Bring the revolution! Title IX celebrates female athletes past and present

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A team of Minnesota playwrights have huddled together to take on Title IX. The legislation, which passed in 1972, impacted women’s sports in America forever. The new work — presented by Theatre Unbound and written by Eli Effinger-Weintraub, Jessica Huang, Marcie Rendon, and Saymoukda Vongsay — premieres this week at Dreamland Arts before it heads over to Intermedia Arts for its second weekend.

 

Huang is excited to have an opportunity to write about women athletes. “I’ve never been a part of organized sports in my life," she admits, "Though I love to play tennis, and I really love watching women athletes. The appeal of the project was the opportunity to tell some of those stories that are never publicly told in a big way.”

When Title IX passed in 1972, a revolution ensued in high school and collegiate athletics, as the legislation required equal access for women to any educational activity from institutions that received federal funding. During the '71-72 school year, girls made up just seven percent of all high school athletes, and female athletics received only two percent of college athletic budgets. According to the National Coalition for Women and Girls in Education, in 2010 nearly 3.2 million girls participated in high school sports, making up 41 percent of high school athletes. Women’s college Division I sports that year received 48 percent of total athletic scholarship dollars, and 40 percent of total money spent on athletics.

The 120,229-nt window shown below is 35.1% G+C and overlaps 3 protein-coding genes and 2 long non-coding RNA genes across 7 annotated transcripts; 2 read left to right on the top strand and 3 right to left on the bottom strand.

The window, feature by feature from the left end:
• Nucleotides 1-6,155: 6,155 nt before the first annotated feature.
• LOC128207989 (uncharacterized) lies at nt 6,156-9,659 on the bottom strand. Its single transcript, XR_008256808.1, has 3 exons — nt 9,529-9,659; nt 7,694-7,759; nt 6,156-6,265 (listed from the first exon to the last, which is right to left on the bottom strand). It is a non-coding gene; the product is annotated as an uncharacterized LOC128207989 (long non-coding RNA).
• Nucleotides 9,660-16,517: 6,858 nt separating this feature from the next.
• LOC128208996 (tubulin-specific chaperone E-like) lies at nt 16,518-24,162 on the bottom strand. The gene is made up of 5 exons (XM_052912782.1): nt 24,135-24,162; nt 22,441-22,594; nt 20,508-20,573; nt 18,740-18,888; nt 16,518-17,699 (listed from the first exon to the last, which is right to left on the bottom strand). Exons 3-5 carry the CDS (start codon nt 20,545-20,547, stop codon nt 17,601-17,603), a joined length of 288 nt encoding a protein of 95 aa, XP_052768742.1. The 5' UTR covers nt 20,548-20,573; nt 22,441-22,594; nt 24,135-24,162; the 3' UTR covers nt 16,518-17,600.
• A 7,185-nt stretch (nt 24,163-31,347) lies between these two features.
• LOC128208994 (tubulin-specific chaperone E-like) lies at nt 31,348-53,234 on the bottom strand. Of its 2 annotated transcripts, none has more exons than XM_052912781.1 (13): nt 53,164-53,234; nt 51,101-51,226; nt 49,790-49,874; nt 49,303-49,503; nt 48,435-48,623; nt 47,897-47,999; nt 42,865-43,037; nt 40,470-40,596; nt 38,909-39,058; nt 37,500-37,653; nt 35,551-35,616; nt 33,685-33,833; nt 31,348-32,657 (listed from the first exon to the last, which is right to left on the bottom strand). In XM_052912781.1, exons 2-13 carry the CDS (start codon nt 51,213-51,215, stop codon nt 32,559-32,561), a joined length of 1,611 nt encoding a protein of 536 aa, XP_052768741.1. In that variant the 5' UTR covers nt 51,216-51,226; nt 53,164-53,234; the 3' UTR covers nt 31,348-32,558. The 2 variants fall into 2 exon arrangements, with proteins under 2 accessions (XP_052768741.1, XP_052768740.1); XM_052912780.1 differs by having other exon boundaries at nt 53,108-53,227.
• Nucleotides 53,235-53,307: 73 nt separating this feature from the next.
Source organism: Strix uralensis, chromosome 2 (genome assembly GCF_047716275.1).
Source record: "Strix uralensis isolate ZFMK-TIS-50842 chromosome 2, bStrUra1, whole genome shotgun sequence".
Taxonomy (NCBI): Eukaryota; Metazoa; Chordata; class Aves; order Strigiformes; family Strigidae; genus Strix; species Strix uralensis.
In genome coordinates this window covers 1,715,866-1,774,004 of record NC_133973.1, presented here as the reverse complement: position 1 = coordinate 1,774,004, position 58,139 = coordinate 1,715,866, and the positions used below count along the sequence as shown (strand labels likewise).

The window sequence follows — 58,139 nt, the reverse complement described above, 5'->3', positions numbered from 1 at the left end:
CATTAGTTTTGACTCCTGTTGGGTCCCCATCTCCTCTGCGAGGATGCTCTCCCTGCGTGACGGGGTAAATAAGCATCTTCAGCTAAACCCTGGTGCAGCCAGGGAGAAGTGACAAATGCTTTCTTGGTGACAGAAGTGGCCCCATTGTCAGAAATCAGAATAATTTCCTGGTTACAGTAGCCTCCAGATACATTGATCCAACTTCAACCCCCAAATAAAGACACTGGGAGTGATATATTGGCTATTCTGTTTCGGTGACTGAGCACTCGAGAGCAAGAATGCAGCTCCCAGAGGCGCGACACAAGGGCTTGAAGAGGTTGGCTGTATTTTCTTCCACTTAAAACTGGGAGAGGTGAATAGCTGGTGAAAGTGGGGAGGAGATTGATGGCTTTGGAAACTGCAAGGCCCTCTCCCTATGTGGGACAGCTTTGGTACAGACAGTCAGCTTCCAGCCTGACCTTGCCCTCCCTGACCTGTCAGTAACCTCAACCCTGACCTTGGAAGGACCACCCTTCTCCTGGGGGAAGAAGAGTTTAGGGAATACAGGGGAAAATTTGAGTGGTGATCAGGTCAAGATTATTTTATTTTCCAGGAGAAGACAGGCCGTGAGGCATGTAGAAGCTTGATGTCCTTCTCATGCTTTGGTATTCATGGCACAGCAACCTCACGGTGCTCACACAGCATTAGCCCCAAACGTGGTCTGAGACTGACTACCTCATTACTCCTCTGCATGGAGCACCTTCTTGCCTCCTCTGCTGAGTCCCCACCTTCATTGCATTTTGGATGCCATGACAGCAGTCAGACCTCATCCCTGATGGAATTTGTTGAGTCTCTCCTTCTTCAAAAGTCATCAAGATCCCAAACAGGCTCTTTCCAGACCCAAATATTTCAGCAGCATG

For the piece, the writers began by researching female athletes, both before and after Title IX. One of the characters in the play is baseball player Tony Stone, the first woman team member in the Negro League. “When you’re researching historical figures, you have to understand their historical contexts,” Effinger-Weintraub says. “For me, the most fascinating part about all the research I did was the way each athlete or group of athletes were able to make use of whatever resources were at their disposal to be able to keep playing.”

As the writers did their own research, they each wrote 10 minutes of material, then looked for themes that had emerged. From there, they came up with characters to follow through the play. Eventually, they met at Vongsay’s home to finish the work together.

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Suzanne Victoria Cross

“I think what we learned that we all needed to be in the room together,” says Huang. “That’s when we were able to communicate the best. That’s when the play became what we wanted it to be.” 

Title IX portrays both fictional characters and real-life female athletes, including historic women and those competing today. For example, Amy St. Clair, a.k.a. Minnesota Rollergirls' Smoka Hontas, appears in the show.

There’s also a modern-day young woman who’s a runner and facing many of the roadblocks prevent women from pursuing their dreams in sports. “She goes into a fantasy world where there’s a huge expo of women athletes, and they all come together to overcome certain things,” Huang says.

“The major goal is empowering young women who want to pursue sports,” Huang adds. “Yes, as a woman and as a woman of color, there are major challenges in your life, but these are some women with intelligence and tenacity who find ways to be successful and you can to.”

IF YOU GO:

Title IX 

This week at Dreamland Arts (677 Hamline Ave. N., St. Paul)

7:30 p.m. Friday and Saturday; 3 p.m. Saturday and Sunday

Next week's performances move to Intermedia Arts. 


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